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Deal Saves Berlin Biomass Project, Helps Small Plants
Chris Jensen for NHPR
Reports of the demise of a proposed biomass plant in Berlin were premature. NHPR’s Chris Jensen reports.
The proposed Berlin biomass plant – seen as a economic boost to the North Country - is alive again.
That news came in a new filing with the Public Utilities Commission.
The filing shows that a group of small wood-fired biomass plants has agreed to drop a legal challenge that could have torpedoed Cate Street Capital’s plan for the biomass plant.
That not only removes the legal challenge but makes it easier for Cate Street to obtain needed financing.
“Well, I am pretty excited. This is really the rebirth of Berlin’s blue-collar community.”
That’s Paul Grenier, the mayor of Berlin.
In addition to creating 40 full-time jobs the plant is expected to provide work for the logging industry.
Grenier says there is also a new multi-million dollar deal.
“The City of Berlin and Cate Street Capital recently agreed to a 22 and one-half year payment in lieu of tax agreements that will pay the city a minimum of $34 million and could pay upwards of $43 million over the life of the pilot agreement. So, that is pretty significant money for the community.”
In June the fear of a legal challenge from the six small plants caused Cate Street Capital to announce it was giving up on the biomass plant.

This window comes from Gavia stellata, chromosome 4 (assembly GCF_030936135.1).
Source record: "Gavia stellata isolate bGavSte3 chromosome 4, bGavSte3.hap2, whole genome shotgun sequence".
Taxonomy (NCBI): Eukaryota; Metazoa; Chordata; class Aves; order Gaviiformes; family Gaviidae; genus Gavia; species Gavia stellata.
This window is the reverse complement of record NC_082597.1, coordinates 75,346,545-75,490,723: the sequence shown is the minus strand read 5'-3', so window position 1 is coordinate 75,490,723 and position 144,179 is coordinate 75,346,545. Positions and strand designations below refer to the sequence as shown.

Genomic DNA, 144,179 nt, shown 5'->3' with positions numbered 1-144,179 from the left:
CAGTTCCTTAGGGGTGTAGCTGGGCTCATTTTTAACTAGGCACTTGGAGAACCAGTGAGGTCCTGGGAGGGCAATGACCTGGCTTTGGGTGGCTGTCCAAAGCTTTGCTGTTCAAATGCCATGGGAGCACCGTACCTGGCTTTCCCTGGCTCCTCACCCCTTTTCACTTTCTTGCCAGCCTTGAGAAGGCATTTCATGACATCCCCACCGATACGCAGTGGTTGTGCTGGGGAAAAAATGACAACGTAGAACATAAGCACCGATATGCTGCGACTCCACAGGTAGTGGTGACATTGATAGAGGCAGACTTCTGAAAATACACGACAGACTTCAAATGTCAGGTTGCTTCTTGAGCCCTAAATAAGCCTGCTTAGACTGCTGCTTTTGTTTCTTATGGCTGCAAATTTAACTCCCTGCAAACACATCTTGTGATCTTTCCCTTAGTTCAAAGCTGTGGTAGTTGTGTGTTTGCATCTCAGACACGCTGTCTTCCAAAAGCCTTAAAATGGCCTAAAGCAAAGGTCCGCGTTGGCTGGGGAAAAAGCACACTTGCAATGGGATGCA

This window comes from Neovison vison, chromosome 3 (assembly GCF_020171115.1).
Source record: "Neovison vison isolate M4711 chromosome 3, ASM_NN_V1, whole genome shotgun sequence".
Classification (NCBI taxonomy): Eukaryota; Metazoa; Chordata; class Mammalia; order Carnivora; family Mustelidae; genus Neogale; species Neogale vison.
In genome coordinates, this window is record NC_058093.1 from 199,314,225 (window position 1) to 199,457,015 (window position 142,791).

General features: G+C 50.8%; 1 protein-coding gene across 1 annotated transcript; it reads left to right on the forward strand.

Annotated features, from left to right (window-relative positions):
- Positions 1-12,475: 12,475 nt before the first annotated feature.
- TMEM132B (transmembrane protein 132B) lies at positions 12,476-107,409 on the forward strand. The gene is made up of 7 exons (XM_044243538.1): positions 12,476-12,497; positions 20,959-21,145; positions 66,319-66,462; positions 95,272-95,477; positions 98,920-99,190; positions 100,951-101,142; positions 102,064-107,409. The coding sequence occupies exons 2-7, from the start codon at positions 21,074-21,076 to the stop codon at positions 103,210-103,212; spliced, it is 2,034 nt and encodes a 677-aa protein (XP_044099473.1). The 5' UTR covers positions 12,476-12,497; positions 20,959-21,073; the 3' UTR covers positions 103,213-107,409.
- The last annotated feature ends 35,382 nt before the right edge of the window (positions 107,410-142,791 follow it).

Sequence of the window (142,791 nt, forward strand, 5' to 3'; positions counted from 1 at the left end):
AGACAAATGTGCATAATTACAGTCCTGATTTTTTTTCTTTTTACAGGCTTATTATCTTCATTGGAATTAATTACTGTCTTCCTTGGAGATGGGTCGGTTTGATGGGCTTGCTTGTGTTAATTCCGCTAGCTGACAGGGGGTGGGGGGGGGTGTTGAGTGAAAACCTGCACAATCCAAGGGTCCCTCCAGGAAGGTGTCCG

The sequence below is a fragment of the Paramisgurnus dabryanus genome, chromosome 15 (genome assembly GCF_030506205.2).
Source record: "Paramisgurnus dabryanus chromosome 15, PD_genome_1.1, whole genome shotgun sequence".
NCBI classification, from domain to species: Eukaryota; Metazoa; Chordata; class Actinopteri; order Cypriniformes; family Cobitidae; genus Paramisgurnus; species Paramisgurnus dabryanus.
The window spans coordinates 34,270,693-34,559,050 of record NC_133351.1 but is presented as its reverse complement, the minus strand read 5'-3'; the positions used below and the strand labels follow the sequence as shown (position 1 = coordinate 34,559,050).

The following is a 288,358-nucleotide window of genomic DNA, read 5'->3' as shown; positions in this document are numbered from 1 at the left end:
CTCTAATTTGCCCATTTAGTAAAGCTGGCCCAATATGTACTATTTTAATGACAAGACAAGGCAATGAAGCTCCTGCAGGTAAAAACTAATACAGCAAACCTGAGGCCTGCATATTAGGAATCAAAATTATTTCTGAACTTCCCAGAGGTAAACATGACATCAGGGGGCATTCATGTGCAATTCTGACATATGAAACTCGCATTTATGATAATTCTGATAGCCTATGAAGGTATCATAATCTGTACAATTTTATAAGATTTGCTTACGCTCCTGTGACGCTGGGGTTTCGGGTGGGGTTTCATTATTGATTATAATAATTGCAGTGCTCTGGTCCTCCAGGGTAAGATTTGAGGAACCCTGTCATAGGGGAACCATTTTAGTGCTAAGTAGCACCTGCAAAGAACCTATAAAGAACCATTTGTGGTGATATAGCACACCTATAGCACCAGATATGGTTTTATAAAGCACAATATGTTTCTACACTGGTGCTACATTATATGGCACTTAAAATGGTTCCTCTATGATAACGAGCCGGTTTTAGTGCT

The challenge related to a 20-year contract approved by the PUC. It allows Public Service of New Hampshire to buy electricity from the Burgess BioPower plant.
Lawyers for the small power plants argued that part of the 20-year contract conflicted with state law. They were threatening to pursue their complaint before the Supreme Court.
In negotiations earlier this year Cate Street and PSNH wanted a promise from the small plants that they would drop the appeal.
The small plants were offered a two-year contract to sell their electricity to PSNH.
But a plant in Whitefield wouldn’t agree.
Cate Street then declared the Berlin project dead.
A second round of negotiations worked things out.
Under the new deal five plants will get contracts to sell electricity to PSNH. The contracts are for roughly two years and have a value of about $20 million.
That’s expected to cost the average household about 55 cents more each month.
At least on a short term the deal is also good news for the small plants, some of which have said they were in danger of going out of business.
The plants have about 100 employees in addition to providing work for the logging industry.
The deal still has to be approved by the PUC.